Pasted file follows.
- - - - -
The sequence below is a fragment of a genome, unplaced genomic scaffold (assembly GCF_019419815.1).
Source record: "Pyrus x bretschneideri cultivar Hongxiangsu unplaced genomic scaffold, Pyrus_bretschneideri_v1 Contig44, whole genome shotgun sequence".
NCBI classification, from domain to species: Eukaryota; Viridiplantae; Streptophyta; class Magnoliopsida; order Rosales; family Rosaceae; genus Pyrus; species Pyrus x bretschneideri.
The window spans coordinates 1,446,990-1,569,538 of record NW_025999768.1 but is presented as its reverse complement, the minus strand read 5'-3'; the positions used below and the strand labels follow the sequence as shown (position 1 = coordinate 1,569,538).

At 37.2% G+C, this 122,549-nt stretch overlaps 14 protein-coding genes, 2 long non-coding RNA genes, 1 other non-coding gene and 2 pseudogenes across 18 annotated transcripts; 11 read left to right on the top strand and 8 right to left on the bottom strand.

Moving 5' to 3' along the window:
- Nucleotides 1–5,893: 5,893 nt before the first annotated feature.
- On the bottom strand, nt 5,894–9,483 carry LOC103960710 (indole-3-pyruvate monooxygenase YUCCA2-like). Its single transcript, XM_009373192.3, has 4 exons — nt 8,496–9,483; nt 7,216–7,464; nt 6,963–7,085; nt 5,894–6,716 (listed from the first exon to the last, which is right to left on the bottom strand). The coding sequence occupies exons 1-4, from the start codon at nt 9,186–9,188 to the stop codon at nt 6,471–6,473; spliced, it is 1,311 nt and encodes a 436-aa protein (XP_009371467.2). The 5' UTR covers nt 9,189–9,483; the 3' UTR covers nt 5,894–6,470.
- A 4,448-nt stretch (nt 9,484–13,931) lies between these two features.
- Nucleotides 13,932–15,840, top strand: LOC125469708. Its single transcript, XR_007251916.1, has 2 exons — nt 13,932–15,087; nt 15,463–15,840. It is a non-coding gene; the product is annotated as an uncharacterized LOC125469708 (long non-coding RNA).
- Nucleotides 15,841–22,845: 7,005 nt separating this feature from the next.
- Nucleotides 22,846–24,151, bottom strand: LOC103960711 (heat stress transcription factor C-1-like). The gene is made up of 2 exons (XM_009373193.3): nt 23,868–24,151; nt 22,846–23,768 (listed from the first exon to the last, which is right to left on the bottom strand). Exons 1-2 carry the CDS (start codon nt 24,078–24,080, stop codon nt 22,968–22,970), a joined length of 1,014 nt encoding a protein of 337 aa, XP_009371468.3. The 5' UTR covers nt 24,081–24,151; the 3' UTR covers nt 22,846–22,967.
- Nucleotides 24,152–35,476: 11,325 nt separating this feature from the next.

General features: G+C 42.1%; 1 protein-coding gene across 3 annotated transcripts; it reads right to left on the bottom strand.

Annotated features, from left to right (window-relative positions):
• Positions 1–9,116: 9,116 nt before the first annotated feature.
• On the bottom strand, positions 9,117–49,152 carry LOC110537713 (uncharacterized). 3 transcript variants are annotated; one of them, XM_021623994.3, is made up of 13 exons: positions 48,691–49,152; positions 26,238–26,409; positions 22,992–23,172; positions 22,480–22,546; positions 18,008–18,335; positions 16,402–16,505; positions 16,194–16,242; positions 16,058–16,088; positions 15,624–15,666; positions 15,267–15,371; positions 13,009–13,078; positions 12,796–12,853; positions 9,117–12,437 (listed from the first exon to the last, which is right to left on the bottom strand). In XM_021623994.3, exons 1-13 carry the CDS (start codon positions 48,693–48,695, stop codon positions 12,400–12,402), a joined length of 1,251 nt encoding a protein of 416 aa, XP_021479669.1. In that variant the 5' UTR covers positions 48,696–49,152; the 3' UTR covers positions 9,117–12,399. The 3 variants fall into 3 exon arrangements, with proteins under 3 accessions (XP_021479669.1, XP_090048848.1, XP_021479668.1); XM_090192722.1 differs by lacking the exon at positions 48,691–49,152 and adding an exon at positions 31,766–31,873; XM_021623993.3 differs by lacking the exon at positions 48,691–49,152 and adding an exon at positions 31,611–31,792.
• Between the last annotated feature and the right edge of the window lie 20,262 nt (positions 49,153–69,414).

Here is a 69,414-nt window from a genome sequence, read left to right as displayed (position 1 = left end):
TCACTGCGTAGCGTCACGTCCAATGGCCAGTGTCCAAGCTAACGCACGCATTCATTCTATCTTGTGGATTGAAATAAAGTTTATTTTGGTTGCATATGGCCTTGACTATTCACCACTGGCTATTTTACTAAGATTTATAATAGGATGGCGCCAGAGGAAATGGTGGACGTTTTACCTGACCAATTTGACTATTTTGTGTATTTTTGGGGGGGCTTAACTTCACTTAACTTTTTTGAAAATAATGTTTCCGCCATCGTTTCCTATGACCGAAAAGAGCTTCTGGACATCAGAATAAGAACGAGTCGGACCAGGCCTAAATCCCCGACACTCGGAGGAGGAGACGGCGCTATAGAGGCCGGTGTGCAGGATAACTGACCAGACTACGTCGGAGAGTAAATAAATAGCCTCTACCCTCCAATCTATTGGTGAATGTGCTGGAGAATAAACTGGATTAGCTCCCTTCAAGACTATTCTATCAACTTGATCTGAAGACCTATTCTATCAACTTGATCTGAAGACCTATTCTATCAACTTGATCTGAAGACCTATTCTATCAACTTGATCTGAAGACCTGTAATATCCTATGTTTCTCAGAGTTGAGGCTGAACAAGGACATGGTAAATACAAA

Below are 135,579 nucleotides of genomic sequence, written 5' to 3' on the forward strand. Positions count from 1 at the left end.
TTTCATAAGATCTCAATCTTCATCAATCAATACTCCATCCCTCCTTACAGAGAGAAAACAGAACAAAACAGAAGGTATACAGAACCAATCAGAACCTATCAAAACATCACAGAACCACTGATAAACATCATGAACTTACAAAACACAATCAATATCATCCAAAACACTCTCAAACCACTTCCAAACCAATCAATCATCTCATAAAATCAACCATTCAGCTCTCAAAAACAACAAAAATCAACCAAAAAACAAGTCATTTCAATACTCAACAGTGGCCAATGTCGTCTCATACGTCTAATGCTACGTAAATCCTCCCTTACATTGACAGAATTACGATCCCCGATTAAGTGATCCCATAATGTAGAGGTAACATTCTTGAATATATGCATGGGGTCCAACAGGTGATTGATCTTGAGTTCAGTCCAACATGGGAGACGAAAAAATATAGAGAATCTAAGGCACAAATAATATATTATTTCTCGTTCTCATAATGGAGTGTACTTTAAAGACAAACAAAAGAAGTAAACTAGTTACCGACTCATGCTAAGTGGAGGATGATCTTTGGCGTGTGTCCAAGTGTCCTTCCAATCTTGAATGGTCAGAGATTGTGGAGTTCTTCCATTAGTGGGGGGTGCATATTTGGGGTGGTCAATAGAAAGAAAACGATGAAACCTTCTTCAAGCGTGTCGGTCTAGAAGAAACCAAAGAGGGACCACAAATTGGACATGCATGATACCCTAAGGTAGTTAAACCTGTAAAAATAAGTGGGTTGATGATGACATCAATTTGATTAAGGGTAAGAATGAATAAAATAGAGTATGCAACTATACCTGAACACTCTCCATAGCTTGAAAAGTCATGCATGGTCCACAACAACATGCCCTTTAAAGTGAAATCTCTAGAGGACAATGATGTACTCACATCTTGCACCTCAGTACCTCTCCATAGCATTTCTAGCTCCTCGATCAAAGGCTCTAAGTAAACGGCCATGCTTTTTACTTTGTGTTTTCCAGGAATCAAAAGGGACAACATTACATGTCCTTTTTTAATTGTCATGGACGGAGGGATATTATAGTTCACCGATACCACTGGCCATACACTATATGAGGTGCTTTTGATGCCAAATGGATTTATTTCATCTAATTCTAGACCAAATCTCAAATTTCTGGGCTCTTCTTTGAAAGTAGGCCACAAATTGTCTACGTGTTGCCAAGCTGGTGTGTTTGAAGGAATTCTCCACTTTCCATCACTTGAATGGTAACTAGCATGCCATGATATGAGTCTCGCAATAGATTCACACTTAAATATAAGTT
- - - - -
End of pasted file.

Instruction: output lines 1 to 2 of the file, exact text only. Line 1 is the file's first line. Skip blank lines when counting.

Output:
The sequence below is a fragment of a genome, unplaced genomic scaffold (assembly GCF_019419815.1).
Source record: "Pyrus x bretschneideri cultivar Hongxiangsu unplaced genomic scaffold, Pyrus_bretschneideri_v1 Contig44, whole genome shotgun sequence".